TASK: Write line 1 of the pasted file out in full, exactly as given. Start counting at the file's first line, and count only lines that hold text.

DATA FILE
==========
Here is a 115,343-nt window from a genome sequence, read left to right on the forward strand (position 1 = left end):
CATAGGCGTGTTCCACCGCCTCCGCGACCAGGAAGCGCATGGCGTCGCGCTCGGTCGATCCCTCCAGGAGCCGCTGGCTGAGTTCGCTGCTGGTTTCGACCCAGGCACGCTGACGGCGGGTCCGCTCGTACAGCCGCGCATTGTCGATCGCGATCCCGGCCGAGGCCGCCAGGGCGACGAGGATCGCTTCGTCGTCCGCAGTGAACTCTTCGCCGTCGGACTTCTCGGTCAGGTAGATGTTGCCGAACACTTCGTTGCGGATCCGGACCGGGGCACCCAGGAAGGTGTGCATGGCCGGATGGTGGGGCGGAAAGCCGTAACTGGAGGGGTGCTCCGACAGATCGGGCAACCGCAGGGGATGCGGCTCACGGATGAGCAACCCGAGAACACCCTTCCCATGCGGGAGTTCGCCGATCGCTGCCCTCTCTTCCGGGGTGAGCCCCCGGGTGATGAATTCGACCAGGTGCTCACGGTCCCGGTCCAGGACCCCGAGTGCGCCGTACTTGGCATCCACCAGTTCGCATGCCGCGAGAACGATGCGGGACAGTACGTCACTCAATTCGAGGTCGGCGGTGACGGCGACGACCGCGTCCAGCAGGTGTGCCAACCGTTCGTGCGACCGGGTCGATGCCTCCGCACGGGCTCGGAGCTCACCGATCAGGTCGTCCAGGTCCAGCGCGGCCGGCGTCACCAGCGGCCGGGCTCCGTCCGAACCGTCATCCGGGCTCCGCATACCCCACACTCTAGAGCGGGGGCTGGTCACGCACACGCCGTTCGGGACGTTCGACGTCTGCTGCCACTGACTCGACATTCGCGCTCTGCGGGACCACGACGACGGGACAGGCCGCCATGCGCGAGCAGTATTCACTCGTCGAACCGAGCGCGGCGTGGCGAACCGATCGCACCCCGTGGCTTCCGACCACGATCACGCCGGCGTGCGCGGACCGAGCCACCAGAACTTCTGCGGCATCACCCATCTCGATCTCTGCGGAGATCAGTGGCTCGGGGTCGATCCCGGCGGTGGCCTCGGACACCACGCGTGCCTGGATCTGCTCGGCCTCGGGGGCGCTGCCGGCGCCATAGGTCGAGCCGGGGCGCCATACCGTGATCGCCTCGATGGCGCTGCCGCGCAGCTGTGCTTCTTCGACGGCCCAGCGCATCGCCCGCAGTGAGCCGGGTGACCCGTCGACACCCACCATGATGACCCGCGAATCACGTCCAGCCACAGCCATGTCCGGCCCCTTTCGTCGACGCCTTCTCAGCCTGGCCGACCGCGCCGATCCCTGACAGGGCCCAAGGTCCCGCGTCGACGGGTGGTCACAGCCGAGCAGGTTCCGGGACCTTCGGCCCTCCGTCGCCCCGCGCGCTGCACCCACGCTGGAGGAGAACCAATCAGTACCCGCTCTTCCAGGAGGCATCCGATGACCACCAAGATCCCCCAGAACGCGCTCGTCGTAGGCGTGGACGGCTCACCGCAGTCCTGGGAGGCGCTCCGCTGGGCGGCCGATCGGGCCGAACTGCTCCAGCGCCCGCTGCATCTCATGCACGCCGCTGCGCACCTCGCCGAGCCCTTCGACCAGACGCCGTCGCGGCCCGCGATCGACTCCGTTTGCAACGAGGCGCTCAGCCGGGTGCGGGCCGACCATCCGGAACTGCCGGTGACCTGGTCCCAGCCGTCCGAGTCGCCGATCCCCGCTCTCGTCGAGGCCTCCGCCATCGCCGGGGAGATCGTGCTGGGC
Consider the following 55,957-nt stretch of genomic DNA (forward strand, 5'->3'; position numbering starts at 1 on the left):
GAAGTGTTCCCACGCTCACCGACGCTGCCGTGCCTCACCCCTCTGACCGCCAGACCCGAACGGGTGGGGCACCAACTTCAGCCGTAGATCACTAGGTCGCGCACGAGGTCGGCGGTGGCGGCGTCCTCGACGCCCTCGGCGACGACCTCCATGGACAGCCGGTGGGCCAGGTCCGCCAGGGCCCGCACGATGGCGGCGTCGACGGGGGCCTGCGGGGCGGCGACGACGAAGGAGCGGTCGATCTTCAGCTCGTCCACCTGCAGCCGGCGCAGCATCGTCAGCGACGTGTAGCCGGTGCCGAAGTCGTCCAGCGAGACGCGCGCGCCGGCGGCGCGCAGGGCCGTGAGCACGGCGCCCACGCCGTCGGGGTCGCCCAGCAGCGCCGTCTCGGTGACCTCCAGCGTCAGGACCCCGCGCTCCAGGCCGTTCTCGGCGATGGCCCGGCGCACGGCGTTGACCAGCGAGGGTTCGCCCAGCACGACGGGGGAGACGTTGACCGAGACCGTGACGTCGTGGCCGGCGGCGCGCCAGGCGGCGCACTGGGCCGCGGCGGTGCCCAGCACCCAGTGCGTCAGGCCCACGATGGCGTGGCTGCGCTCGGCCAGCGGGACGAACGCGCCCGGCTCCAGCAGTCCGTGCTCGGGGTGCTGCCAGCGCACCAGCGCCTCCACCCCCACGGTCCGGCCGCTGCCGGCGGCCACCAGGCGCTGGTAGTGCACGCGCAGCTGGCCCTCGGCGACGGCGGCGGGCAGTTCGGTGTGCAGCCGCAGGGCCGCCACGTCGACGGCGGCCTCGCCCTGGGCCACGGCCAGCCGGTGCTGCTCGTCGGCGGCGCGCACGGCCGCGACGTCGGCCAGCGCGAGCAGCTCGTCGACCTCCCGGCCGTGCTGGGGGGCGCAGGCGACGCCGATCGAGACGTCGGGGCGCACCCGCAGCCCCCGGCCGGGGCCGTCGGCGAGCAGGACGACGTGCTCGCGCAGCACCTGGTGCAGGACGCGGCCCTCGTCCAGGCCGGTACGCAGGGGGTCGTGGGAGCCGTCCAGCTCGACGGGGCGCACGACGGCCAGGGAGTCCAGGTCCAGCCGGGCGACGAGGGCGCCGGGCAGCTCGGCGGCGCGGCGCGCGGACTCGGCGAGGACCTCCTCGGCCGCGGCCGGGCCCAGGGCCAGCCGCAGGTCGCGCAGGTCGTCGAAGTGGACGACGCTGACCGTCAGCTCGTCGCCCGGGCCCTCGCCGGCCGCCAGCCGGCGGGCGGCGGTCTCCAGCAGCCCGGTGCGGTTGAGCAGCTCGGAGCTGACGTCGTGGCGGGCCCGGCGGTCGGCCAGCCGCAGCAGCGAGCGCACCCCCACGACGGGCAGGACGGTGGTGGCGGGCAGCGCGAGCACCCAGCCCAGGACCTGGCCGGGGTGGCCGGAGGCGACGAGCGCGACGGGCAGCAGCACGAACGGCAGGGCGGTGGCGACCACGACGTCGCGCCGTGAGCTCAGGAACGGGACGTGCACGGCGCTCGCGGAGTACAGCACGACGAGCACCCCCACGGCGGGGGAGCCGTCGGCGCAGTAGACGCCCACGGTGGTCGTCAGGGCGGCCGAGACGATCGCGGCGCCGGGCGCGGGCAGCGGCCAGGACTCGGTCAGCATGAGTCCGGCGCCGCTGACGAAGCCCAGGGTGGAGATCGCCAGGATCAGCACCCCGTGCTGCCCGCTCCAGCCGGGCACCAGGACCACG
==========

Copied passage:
Here is a 115,343-nt window from a genome sequence, read left to right on the forward strand (position 1 = left end):